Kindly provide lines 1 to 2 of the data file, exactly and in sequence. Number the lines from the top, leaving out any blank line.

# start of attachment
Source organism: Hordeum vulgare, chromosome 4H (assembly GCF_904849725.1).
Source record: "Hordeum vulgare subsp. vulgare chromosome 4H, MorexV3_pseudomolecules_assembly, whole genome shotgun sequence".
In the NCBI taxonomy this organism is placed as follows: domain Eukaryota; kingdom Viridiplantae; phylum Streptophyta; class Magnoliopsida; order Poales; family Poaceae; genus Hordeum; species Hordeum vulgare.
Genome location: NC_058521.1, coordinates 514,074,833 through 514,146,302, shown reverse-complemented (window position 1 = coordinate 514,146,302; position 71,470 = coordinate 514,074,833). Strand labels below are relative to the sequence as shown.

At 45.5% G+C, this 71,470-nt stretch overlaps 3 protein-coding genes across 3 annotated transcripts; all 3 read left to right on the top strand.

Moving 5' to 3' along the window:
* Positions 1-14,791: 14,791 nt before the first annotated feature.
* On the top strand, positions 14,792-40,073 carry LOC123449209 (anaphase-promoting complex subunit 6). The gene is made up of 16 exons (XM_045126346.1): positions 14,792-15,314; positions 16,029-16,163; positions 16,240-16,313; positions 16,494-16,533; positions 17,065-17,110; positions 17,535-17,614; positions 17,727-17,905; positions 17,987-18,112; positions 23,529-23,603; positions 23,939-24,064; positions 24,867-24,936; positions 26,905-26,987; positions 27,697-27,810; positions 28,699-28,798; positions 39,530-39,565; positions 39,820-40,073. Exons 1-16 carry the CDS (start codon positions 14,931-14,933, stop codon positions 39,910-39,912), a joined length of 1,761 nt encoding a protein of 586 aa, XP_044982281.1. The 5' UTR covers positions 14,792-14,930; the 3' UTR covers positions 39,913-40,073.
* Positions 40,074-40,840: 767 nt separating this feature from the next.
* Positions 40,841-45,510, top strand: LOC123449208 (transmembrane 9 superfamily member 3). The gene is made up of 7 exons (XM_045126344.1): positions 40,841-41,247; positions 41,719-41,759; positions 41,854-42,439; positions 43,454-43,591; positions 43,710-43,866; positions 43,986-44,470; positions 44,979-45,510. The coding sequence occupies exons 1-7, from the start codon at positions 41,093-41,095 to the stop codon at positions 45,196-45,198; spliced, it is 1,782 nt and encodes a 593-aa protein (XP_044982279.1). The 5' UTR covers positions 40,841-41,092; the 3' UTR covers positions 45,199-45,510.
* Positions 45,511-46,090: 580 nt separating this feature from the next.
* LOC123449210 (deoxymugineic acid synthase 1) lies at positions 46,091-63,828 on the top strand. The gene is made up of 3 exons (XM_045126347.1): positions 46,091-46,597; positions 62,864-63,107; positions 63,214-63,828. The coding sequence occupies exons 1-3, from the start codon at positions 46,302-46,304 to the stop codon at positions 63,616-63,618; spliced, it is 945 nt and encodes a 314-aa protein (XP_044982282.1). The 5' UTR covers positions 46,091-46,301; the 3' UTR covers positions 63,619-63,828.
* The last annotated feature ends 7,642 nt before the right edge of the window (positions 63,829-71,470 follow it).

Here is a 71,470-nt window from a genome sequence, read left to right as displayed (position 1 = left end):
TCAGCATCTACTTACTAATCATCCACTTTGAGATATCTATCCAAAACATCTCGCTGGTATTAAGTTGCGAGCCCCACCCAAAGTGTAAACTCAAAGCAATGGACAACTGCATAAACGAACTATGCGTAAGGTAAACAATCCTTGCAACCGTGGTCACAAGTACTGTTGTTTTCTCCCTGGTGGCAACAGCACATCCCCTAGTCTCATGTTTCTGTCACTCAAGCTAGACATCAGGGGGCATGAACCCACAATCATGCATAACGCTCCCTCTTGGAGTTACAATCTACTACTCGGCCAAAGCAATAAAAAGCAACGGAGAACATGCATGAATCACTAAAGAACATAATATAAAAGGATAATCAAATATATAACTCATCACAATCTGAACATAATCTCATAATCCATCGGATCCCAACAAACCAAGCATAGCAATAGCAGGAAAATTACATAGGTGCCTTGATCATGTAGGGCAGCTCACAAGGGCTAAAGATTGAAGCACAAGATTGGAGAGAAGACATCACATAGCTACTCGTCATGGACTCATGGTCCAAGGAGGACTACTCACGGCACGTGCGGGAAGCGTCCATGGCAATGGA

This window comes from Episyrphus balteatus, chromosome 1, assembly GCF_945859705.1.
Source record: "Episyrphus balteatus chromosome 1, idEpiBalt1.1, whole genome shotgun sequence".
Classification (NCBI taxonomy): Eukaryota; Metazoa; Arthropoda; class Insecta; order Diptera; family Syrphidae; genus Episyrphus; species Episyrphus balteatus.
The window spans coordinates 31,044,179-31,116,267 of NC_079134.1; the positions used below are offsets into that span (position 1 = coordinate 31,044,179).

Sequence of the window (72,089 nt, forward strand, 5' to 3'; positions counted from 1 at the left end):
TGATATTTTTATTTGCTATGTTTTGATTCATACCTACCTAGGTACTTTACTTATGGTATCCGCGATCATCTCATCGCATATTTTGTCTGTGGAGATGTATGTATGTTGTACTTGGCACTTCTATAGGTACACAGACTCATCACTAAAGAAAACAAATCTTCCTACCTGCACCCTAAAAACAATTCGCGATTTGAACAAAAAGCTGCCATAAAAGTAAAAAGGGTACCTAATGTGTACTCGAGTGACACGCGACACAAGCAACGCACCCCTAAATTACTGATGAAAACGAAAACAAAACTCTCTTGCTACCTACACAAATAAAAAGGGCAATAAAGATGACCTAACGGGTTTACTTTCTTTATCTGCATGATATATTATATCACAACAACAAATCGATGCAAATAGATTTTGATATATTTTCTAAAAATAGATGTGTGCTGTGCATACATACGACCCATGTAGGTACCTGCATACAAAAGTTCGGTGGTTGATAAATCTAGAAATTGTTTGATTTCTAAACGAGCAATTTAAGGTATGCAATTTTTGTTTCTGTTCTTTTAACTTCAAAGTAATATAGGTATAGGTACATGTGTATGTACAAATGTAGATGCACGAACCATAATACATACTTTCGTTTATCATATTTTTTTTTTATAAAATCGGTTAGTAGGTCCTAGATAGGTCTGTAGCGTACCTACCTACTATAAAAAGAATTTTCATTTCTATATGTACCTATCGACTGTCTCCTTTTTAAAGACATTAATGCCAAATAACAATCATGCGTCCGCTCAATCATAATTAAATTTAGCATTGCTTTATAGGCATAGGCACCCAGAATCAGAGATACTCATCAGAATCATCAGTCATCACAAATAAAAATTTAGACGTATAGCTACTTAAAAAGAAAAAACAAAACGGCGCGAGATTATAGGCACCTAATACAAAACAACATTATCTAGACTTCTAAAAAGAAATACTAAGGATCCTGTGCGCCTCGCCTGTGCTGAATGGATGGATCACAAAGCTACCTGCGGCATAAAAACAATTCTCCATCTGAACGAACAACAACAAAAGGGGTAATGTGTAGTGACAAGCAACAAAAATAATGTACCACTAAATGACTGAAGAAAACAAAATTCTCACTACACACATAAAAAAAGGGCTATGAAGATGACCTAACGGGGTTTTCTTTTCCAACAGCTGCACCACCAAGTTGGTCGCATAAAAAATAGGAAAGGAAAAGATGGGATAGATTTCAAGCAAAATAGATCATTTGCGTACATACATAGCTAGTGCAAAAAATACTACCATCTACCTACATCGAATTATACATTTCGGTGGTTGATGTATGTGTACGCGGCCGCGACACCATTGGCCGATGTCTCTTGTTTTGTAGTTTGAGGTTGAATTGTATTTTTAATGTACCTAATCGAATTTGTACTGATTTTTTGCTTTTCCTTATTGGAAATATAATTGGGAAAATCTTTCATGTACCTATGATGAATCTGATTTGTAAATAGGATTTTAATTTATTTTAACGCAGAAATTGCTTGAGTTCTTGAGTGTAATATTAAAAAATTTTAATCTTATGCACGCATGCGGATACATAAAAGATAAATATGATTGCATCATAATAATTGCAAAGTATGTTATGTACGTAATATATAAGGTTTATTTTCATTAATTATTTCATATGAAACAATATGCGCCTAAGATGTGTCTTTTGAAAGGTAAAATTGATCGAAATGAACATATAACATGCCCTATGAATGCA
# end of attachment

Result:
Source organism: Hordeum vulgare, chromosome 4H (assembly GCF_904849725.1).
Source record: "Hordeum vulgare subsp. vulgare chromosome 4H, MorexV3_pseudomolecules_assembly, whole genome shotgun sequence".